5 Work Study Skills that Can Improve Your Marketability
Jun 11, 2012
For some, work study is their first time working. Even if it's not, you'll find that you develop a whole new set of skills. Colleges tend to offer office jobs, though some have janitorial jobs as well. No matter what position you take at your institution, work study will instill skills in you that are marketable for after you graduate and enter the work force. The following are five of those skills.
Office jobs are great for learning how to be organized. Filing folders, sending out bulk mailings, even sorting mail can show you how an organized workspace can benefit your job performance. Pay attention to the way your employer has things organized. Consider ways they could better the system by organizing things differently. If you make some suggestions, your ideas may even be implemented. This skill also enhances your logic and critical thinking skills. You'll be an asset to any company if you can explain how operations could run more smoothly with a few minor changes.
Some work study positions include planning events. Whether these events are put on by student services, the alumni association or the college, you'll learn how to become a leader. When you're fully immersed in the plans of a meeting, party, lecture or cultural event, you'll know when to take charge if your boss isn't around. Even if your boss is around, take charge with simple suggestions. Maybe the school banner would be more visible on the far wall, or maybe the art exhibit poster could include more color. Small suggestions and changes not only instills leadership, but it gives you pride in your work.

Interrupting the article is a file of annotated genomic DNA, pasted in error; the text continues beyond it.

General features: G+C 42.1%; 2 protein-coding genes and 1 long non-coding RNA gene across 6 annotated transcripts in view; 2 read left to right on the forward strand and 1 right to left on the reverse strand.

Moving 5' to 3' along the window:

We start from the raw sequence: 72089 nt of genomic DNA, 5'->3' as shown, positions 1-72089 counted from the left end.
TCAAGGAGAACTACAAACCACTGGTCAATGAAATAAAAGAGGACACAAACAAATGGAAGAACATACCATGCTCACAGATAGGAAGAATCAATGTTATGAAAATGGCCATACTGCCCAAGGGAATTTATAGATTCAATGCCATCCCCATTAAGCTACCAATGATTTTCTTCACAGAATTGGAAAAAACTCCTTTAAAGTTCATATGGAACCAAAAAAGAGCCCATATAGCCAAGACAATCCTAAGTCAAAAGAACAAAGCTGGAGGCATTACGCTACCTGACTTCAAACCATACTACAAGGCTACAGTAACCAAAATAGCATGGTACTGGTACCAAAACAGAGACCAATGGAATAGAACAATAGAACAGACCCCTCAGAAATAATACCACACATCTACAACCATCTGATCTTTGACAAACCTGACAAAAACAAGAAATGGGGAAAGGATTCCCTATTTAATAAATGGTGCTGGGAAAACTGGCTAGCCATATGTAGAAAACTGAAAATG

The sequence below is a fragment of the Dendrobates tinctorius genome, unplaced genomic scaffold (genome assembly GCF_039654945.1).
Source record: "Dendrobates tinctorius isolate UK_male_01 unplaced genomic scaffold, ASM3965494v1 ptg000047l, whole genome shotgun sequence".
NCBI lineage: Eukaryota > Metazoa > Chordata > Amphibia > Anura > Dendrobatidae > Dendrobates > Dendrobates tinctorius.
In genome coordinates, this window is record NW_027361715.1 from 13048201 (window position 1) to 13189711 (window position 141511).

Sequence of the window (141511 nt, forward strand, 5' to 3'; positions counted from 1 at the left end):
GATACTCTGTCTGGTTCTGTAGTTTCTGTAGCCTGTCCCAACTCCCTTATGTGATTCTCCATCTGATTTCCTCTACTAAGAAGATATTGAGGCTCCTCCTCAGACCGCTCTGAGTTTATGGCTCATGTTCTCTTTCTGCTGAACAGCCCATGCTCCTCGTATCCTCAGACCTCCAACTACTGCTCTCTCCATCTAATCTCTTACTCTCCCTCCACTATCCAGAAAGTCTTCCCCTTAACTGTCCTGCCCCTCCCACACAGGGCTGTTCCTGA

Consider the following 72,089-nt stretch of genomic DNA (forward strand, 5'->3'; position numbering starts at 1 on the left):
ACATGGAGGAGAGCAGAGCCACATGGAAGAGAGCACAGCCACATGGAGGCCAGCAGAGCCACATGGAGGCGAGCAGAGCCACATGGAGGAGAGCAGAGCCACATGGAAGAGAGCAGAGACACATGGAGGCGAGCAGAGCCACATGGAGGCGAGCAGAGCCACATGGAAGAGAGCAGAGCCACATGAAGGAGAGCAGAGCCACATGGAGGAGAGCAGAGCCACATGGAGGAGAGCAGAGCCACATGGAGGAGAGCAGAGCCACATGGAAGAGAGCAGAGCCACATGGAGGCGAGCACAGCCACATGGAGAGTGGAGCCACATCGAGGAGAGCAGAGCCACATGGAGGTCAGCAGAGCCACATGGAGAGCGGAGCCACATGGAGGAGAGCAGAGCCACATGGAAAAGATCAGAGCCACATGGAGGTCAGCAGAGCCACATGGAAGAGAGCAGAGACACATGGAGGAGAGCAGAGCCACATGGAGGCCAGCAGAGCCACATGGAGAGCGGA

When you work hard and you're noticed for the work you do, you'll take pride in the outcome. Pride in your work then leads to confidence. You'll be proud to have people see what you've done. Similar to artists exhibiting their work, your masterpiece is the excellent job you've done. When you're confident, you'll be more at ease around people and find that communicating and networking are easier. A confident personality is easy to spot and potential employers will notice it.
No matter what type of personality you have, if you are forced to be the face of the university (or the knowledgeable protégé for a professor), you'll be encouraged to talk. Over time, you'll learn how to be comfortable in your surroundings and you'll find your voice. Communication and networking are key skills needed to survive in life - not just in your career. The more events and meetings you attend, the more you'll network. Eventually, networking can lead to opportunities outside of college.
Nearly any work study position requires you to complete research. Why, you ask? Because when you don't know the answer, you must seek it. If you don't know how to replace typewriter ribbon, what do you do? You find sources that will give you the answer: someone who has replaced it before or a manual that will tell you what to do. Over time these research skills are honed because you'll improve skills such as critical thinking, decision making and analytical thinking.
Now that you know some skills that work study can give you, find out what marketable skills college clubs can instill.